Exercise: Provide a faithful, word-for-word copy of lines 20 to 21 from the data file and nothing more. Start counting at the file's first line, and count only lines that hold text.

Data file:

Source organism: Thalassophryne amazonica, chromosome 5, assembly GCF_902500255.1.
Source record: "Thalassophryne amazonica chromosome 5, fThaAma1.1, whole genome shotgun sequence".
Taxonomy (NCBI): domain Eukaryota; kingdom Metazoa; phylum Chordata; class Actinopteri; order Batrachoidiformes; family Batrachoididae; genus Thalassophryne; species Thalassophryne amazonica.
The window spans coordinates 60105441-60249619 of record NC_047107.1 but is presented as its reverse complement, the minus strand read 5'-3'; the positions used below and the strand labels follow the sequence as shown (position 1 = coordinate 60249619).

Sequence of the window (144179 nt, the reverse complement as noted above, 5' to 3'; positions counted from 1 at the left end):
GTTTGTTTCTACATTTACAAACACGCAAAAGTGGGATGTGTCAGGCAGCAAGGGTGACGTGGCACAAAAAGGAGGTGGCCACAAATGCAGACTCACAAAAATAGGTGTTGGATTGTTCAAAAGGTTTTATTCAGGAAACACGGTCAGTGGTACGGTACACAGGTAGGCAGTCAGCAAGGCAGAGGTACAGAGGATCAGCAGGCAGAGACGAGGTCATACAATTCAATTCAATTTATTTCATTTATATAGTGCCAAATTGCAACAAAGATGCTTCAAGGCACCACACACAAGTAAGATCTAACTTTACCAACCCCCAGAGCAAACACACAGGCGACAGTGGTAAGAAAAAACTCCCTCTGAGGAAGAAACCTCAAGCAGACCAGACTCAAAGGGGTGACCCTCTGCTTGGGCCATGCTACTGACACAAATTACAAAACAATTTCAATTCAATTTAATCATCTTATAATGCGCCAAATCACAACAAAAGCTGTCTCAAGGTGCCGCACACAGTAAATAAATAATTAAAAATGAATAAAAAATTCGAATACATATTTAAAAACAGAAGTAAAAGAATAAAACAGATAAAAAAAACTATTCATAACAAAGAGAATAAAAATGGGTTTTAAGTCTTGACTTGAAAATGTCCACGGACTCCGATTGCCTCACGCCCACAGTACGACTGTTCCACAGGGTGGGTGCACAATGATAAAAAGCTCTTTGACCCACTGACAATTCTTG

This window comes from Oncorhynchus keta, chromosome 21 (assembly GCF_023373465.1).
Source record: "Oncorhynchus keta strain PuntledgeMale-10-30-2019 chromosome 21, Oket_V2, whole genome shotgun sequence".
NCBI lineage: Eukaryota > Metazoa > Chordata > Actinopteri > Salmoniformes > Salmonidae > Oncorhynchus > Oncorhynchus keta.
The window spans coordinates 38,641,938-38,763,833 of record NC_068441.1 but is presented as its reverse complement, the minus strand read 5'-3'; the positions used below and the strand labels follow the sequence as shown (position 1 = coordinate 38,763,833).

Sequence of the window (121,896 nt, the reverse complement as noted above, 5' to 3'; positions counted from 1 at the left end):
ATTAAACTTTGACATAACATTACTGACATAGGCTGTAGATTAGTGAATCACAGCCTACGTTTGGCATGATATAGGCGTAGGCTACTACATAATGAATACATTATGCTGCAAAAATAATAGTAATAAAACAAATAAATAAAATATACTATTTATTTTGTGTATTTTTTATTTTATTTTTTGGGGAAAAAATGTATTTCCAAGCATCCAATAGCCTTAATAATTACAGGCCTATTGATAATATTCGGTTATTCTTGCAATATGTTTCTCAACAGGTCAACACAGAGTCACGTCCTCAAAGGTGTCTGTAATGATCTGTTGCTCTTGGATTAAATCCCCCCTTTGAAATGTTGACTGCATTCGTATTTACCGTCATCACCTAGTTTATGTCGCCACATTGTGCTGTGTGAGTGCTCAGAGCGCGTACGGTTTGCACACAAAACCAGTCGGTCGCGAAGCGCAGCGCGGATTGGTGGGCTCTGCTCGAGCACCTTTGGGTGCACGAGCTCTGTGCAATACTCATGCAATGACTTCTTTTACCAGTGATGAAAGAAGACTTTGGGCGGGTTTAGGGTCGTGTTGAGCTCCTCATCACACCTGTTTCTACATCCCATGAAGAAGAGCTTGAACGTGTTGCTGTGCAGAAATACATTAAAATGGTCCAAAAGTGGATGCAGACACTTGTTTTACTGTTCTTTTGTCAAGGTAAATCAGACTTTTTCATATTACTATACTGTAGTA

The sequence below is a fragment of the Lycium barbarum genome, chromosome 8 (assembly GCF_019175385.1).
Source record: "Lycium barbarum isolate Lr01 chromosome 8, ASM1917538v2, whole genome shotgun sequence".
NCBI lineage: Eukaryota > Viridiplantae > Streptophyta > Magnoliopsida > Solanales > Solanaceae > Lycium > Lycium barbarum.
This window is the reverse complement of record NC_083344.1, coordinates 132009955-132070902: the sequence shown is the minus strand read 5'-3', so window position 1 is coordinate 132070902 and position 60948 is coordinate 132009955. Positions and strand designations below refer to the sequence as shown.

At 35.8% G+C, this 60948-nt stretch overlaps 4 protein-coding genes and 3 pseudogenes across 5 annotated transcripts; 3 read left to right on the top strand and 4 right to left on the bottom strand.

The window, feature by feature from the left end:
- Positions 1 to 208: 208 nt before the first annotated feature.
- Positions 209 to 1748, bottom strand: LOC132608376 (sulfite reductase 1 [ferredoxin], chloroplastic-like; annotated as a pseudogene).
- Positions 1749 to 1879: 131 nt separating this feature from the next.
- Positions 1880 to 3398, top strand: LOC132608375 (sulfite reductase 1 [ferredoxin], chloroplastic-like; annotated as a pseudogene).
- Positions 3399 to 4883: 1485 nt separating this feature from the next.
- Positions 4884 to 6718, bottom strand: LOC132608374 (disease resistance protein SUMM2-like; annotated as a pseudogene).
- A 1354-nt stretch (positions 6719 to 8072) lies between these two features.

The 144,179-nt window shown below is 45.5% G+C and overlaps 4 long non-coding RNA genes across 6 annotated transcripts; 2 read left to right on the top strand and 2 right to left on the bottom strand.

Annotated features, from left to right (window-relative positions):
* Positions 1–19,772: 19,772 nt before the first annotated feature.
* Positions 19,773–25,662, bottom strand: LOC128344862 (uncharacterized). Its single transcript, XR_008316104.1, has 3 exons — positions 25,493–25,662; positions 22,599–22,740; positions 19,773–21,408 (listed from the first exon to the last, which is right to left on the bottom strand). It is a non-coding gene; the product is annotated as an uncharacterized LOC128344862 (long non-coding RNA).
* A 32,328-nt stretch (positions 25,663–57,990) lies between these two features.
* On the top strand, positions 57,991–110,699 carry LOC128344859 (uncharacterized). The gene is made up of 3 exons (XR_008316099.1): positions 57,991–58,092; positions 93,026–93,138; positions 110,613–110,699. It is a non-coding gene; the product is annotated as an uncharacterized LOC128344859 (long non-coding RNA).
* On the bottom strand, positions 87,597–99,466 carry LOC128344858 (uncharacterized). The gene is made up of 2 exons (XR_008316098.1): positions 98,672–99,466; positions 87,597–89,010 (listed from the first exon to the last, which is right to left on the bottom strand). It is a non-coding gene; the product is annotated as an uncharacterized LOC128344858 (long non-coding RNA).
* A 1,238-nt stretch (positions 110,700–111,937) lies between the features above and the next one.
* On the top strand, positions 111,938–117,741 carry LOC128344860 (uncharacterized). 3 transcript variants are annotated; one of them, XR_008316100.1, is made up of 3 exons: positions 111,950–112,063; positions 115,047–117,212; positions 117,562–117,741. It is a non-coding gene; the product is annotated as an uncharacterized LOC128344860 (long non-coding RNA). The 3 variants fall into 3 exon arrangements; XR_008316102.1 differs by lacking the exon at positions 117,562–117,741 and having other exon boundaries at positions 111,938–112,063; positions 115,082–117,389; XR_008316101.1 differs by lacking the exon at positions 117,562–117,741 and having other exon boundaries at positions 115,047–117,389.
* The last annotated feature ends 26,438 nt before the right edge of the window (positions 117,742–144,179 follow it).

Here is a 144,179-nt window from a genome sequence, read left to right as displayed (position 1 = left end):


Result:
- Positions 209 to 1748, bottom strand: LOC132608376 (sulfite reductase 1 [ferredoxin], chloroplastic-like; annotated as a pseudogene).
- Positions 1749 to 1879: 131 nt separating this feature from the next.